These are issues of violence and hatred that we as the community of God must ask, “What does it mean to be hospitable to even those we might differ with?” “What does it mean to offer care like the Samaritan?” The Samaritan was the hated one and he is the one who brings goodness to this man that’s been beaten. The priest walks by. The lawyer walks by. All the good people of the culture walk by. What does it mean for the community of God’s people to operate as the good Samaritan in offering grief and honor and support in a way in which our stance changes with regard to matters that are highly controversial—gun control, homosexuality, Islamization?

I think it begins with grief. It opens the door to honor and curiosity and, ultimately, to a heart that says, “How can I serve you?”

In the Orlando shooting, outside of abortion, just about every hot button issue in our culture mashed into one big event. So it seems to me that just about anybody we would talking to—neighbors, co-workers, people at church, people at the gym, whatever—we’re probably going to disagree with them about some aspect related to this shooting.

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What is your advice then to Christians as we engage with others about this in a way that communicates our care for the victims and those with whom we disagree?

The way many people handle grief and trauma is they turn to anger and they look for cause and blame—because anger and blame are literally hand in glove. So what we often do in the community of God is we try to respond to the accusations or anger by defending our position or defending our politics or our views on gun control or whatever. But does that help? Does that really help?

We have biblical categories when there’s conflict, and that is “Deal with the log in your own eye first.” What a humble, but freeing thing to do. Underneath people’s anger is a lot of hurt and a lot of fear.

But we’ll never get there until we acknowledge that what they’re saying has truth. Maybe not the whole truth and nothing but the truth, but it has truth. So why not join them in being able to say what they’re saying? For example, in terms of how the LGBTQ community has felt in the experience of dealing with the Church, the answer is fundamentally judged, demeaned, hated and condemned. Well, why not own that there is a portion of that that’s absolutely true?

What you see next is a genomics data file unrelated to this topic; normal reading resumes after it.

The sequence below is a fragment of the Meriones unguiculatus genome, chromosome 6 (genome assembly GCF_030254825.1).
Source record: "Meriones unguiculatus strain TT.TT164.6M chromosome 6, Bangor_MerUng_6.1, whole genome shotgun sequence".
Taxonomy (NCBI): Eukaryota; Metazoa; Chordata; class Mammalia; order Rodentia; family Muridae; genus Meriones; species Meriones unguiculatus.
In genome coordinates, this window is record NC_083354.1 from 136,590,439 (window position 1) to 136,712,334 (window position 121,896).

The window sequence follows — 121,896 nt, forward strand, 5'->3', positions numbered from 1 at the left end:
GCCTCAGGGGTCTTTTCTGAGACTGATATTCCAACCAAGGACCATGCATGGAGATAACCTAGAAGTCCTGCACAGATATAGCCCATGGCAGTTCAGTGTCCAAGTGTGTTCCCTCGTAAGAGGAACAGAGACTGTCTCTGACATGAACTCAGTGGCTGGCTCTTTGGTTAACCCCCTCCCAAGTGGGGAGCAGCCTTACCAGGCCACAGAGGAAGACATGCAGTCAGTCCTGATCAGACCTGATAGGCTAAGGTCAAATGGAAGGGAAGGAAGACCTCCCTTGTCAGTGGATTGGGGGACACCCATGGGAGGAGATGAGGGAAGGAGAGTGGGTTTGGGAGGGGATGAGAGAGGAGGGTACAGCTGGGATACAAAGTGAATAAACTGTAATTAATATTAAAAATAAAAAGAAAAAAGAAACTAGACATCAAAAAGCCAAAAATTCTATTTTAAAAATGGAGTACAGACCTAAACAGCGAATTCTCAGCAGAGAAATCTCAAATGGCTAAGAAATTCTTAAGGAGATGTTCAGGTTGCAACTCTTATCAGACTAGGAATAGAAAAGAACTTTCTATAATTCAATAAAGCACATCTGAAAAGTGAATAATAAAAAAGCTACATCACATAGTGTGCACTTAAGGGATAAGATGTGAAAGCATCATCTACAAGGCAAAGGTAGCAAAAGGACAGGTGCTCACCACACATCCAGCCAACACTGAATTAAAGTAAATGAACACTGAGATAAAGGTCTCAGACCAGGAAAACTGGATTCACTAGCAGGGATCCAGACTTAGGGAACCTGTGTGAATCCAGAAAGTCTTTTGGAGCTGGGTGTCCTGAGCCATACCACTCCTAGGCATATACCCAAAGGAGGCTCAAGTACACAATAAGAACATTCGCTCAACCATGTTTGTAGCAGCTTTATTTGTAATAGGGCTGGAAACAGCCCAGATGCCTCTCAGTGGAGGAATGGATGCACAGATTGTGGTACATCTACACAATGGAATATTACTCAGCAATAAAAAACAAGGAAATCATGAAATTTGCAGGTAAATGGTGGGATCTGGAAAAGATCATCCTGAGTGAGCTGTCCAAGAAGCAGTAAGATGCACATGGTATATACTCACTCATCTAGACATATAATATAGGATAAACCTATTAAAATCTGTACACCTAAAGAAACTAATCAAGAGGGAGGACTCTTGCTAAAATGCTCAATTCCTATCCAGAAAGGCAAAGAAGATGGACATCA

Can we as a community, individually grieve, confess, ask for forgiveness and begin to engage in a restorative conversation rather than being accusatory or defensive?

This event raises all kinds of questions—about the relationship between God’s sovereignty and evil, about the nature of humanity, about how to move forward after a tragedy. What are some resources you would point someone to who is trying to get their head around everything?

Let’s just say first and foremost we are in a war, and the war is not fundamentally with Islam. The war is not fundamentally with homosexuality. The war is not with our own government. We have a war—and it’s a spiritual war and it’s a war being fought in every area of life, particularly through tragedies like this.

Look to the resources available through John Eldridge, through Ransom Heart Ministries. Particularly in his work on prayer. I think this is a crucial period for us as the believing community to be engaged in prayer on behalf of the victims, on behalf of friends and family, on behalf of Orlando. First and foremost, may we know we are in a war and we do not utilize the weapons of this world like an AR-15 to fight this war.